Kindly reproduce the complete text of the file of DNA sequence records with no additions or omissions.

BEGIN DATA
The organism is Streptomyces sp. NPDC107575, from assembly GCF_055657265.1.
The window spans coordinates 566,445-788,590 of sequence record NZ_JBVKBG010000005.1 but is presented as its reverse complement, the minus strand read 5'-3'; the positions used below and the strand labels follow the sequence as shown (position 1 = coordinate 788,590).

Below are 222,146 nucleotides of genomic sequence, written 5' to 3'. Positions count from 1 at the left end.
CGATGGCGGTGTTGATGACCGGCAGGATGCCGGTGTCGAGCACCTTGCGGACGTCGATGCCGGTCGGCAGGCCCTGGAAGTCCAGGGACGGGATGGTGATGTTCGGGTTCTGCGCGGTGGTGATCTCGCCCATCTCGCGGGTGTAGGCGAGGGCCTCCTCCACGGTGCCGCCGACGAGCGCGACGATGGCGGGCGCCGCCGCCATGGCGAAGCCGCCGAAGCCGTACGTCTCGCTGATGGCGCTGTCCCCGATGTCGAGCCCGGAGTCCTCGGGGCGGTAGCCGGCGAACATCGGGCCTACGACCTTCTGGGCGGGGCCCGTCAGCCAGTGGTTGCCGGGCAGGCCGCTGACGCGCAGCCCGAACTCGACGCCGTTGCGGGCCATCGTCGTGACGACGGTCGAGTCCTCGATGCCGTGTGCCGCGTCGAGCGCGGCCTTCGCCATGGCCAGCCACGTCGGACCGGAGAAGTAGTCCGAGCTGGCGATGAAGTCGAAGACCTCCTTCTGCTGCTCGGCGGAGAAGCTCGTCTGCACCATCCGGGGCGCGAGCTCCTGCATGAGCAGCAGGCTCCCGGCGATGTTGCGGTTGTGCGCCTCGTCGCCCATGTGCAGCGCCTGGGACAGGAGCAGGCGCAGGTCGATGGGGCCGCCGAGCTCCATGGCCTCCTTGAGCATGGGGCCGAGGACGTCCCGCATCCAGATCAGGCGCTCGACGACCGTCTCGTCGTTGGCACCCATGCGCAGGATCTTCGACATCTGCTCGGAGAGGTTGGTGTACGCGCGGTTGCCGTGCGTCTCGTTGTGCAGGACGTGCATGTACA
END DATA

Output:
The organism is Streptomyces sp. NPDC107575, from assembly GCF_055657265.1.
The window spans coordinates 566,445-788,590 of sequence record NZ_JBVKBG010000005.1 but is presented as its reverse complement, the minus strand read 5'-3'; the positions used below and the strand labels follow the sequence as shown (position 1 = coordinate 788,590).

Below are 222,146 nucleotides of genomic sequence, written 5' to 3'. Positions count from 1 at the left end.
CGATGGCGGTGTTGATGACCGGCAGGATGCCGGTGTCGAGCACCTTGCGGACGTCGATGCCGGTCGGCAGGCCCTGGAAGTCCAGGGACGGGATGGTGATGTTCGGGTTCTGCGCGGTGGTGATCTCGCCCATCTCGCGGGTGTAGGCGAGGGCCTCCTCCACGGTGCCGCCGACGAGCGCGACGATGGCGGGCGCCGCCGCCATGGCGAAGCCGCCGAAGCCGTACGTCTCGCTGATGGCGCTGTCCCCGATGTCGAGCCCGGAGTCCTCGGGGCGGTAGCCGGCGAACATCGGGCCTACGACCTTCTGGGCGGGGCCCGTCAGCCAGTGGTTGCCGGGCAGGCCGCTGACGCGCAGCCCGAACTCGACGCCGTTGCGGGCCATCGTCGTGACGACGGTCGAGTCCTCGATGCCGTGTGCCGCGTCGAGCGCGGCCTTCGCCATGGCCAGCCACGTCGGACCGGAGAAGTAGTCCGAGCTGGCGATGAAGTCGAAGACCTCCTTCTGCTGCTCGGCGGAGAAGCTCGTCTGCACCATCCGGGGCGCGAGCTCCTGCATGAGCAGCAGGCTCCCGGCGATGTTGCGGTTGTGCGCCTCGTCGCCCATGTGCAGCGCCTGGGACAGGAGCAGGCGCAGGTCGATGGGGCCGCCGAGCTCCATGGCCTCCTTGAGCATGGGGCCGAGGACGTCCCGCATCCAGATCAGGCGCTCGACGACCGTCTCGTCGTTGGCACCCATGCGCAGGATCTTCGACATCTGCTCGGAGAGGTTGGTGTACGCGCGGTTGCCGTGCGTCTCGTTGTGCAGGACGTGCATGTACA